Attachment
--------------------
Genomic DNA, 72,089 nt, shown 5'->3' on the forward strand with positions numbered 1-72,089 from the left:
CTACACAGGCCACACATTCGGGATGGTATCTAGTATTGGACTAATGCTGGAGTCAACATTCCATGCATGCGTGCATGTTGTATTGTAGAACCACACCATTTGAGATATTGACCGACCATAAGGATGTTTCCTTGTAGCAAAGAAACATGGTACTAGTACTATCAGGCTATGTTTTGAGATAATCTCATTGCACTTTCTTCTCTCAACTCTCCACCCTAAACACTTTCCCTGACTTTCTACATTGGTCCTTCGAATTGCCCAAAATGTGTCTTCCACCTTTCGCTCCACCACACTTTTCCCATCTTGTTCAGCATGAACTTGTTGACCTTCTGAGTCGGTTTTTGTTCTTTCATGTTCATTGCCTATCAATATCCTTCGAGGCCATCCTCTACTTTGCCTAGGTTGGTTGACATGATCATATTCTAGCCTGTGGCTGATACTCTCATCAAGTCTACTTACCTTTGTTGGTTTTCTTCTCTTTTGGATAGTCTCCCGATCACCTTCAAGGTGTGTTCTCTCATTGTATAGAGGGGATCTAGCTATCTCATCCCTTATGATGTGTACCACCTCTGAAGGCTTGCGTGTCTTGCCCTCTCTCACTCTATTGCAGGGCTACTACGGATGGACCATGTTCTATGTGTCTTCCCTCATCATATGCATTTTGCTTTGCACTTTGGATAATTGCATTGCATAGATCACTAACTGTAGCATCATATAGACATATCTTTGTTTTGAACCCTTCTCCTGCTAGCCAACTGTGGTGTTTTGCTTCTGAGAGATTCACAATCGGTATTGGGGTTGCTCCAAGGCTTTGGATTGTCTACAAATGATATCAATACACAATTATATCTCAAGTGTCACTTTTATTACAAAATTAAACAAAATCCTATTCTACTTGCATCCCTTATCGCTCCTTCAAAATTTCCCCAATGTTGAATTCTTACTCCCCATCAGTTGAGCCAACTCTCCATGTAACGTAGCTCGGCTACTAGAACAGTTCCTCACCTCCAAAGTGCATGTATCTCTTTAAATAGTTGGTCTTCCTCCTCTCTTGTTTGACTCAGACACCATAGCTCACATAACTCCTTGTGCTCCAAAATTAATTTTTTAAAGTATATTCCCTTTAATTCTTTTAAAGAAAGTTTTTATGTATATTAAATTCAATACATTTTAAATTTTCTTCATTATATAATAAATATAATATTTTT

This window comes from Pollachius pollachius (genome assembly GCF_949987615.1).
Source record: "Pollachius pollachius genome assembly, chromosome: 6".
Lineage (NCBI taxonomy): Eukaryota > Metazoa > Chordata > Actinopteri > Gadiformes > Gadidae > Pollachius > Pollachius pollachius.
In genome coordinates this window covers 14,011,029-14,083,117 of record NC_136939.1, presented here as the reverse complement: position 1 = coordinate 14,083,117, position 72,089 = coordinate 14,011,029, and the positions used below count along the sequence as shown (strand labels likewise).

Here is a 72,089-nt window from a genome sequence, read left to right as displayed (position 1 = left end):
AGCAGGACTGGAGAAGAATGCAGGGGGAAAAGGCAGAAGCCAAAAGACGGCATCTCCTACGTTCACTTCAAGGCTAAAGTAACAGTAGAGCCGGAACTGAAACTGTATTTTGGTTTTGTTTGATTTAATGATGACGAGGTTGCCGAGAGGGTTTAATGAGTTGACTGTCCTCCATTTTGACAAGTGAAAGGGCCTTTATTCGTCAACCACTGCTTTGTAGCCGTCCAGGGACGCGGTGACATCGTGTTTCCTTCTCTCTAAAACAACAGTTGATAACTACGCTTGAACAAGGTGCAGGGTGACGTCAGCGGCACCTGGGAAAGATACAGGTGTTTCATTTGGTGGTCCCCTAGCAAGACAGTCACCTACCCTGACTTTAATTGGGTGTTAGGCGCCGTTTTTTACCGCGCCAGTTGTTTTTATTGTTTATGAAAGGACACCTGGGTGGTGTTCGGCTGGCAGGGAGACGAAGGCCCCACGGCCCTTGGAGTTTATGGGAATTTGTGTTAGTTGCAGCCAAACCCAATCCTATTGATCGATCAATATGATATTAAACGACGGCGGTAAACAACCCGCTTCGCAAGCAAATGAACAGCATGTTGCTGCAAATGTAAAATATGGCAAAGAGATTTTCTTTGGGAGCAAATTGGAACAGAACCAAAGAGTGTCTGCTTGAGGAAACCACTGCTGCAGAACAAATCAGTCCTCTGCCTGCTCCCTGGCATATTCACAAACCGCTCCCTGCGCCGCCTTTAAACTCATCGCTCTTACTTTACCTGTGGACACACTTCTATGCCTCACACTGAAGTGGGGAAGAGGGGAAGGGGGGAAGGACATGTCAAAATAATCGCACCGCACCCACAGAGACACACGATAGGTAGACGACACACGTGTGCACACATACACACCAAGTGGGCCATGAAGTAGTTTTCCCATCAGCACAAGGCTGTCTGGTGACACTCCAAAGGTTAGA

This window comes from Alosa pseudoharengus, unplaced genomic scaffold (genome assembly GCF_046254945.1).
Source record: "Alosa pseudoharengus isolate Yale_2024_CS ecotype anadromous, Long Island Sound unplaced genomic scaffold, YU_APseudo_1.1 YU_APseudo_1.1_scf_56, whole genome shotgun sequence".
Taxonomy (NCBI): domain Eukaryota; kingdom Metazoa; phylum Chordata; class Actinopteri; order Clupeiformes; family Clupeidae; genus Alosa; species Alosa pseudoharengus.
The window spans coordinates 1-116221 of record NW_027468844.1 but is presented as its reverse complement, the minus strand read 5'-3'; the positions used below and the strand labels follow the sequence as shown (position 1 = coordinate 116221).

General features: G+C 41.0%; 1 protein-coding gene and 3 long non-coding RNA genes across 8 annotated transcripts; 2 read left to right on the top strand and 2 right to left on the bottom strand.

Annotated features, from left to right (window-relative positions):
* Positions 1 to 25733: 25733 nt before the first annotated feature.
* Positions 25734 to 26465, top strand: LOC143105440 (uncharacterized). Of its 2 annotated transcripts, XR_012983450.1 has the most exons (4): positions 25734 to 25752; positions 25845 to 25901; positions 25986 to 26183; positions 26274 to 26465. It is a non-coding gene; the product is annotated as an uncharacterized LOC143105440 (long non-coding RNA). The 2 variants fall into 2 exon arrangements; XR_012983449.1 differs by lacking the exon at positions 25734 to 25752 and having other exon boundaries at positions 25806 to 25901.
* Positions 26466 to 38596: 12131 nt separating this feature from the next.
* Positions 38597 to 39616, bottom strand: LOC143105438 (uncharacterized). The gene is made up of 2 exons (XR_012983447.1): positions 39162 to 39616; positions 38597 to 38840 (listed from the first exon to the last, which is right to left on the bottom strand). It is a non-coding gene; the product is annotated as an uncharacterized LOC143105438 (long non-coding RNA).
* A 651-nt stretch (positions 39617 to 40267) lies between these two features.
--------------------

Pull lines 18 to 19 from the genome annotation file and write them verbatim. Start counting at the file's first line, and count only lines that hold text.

* Positions 38597 to 39616, bottom strand: LOC143105438 (uncharacterized). The gene is made up of 2 exons (XR_012983447.1): positions 39162 to 39616; positions 38597 to 38840 (listed from the first exon to the last, which is right to left on the bottom strand). It is a non-coding gene; the product is annotated as an uncharacterized LOC143105438 (long non-coding RNA).
* A 651-nt stretch (positions 39617 to 40267) lies between these two features.